Newsflash: many New York and New Jersey interior designers and decorators are busy with projects and clients; remodeling jobs are moving forward and boards and homeowners are spending money again. This might sound crazy, considering that the economy isn’t out of the weeds by a long shot and boards and homeowners alike have sharply reined in their spending in recent years, especially on non-essential home projects. But according to design industry professionals, projects are indeed moving forward—the question is, how?
A New Approach
For most designers, the design jobs of today are much different from the jobs of yesterday, or even just a few years ago. Today, designers say they are working with clients who are more educated, shopping around and comparing pricing and products. They want more bang-for-the-buck and are now approaching larger jobs one section at a time, instead of all at once. The projects are no longer about super-luxury or trendy materials and finishes and more about affordability and classic colors and designs that won’t go out of style in five minutes.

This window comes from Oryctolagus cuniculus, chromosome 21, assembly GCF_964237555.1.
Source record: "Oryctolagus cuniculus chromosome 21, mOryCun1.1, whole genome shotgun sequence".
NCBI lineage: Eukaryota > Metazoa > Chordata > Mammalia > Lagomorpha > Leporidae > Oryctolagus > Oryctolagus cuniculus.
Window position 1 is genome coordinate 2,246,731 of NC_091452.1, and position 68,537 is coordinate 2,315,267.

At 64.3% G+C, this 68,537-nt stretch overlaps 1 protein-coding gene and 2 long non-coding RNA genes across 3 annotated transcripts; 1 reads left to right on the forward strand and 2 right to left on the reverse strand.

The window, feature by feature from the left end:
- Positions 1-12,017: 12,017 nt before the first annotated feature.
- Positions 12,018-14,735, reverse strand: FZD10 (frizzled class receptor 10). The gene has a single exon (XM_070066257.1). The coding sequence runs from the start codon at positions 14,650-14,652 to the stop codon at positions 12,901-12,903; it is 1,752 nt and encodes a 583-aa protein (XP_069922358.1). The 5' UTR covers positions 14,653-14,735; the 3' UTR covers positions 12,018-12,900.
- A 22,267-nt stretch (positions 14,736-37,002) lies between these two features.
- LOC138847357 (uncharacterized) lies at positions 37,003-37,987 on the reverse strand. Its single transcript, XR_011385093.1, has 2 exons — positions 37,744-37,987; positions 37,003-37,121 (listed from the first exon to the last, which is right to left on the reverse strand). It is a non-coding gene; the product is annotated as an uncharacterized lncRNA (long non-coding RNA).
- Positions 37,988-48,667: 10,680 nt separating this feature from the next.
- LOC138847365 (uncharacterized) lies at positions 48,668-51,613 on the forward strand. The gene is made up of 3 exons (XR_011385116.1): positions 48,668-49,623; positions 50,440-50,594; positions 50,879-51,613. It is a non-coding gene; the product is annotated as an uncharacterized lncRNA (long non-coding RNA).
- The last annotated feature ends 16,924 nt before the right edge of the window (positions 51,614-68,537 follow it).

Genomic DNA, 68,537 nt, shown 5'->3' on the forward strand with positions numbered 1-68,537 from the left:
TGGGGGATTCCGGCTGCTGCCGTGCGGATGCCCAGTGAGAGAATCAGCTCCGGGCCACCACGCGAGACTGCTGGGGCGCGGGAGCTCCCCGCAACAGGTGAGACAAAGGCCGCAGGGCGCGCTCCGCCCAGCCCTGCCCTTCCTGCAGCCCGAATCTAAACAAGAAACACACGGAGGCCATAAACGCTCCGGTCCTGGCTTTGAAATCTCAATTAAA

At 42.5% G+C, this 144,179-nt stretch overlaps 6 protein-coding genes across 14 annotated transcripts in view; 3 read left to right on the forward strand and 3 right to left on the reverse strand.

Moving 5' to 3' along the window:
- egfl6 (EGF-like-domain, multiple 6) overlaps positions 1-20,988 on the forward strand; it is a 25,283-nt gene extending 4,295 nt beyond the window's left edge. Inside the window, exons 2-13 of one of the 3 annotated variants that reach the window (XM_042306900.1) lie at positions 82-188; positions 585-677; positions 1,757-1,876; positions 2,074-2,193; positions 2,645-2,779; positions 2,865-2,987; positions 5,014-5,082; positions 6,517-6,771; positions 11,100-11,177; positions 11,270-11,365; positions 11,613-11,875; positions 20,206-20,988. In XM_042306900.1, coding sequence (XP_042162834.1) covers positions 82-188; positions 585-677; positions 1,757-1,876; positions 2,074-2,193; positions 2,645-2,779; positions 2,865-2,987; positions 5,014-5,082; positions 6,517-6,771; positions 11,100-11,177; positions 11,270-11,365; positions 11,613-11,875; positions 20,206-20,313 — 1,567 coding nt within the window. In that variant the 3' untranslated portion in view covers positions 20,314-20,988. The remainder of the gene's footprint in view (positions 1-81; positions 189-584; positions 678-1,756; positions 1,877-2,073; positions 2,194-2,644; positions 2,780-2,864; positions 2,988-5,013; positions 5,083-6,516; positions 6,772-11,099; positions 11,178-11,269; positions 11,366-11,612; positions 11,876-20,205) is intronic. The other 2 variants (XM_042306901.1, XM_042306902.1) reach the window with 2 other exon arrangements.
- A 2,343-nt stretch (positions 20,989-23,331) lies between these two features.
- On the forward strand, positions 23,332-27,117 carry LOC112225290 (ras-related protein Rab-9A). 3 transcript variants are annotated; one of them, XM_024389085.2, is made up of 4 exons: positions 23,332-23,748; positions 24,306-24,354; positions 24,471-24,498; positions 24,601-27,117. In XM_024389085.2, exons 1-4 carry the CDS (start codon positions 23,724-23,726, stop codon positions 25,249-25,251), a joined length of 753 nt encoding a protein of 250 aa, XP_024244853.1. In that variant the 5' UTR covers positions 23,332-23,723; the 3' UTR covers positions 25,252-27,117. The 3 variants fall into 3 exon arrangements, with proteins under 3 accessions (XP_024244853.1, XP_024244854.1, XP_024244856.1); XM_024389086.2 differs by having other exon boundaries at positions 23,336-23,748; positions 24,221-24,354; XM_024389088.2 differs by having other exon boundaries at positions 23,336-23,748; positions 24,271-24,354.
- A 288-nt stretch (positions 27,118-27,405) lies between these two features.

Jonathan Baron of Baron Designs in Manhattan says that work’s been flowing over the last few years. “From 2000 to 2006, there was an enormous amount of new construction of apartment buildings, condos particularly,” says Baron. “So I was busy until 2007, but in 2008, leads on projects just stopped.”
Work picked up again when Baron convinced clients that buildings still needed to be remodeled and redecorated. “The buildings have to function, because the co-op owners have a stake in their buildings,” he says. “So, if the light fixtures are broken or inefficient, the carpet is a tripping hazard, paint is peeling—and it is lead paint—these are all factors that are liabilities for the health, safety and welfare of the inhabitants, staff and guests.”
For Marilyn Sygrove, of Manhattan-based Sygrove Associates Design Group, Inc., many managers and boards did suspend non-essential design projects over the last few years, but she has still kept busy finishing up ongoing projects.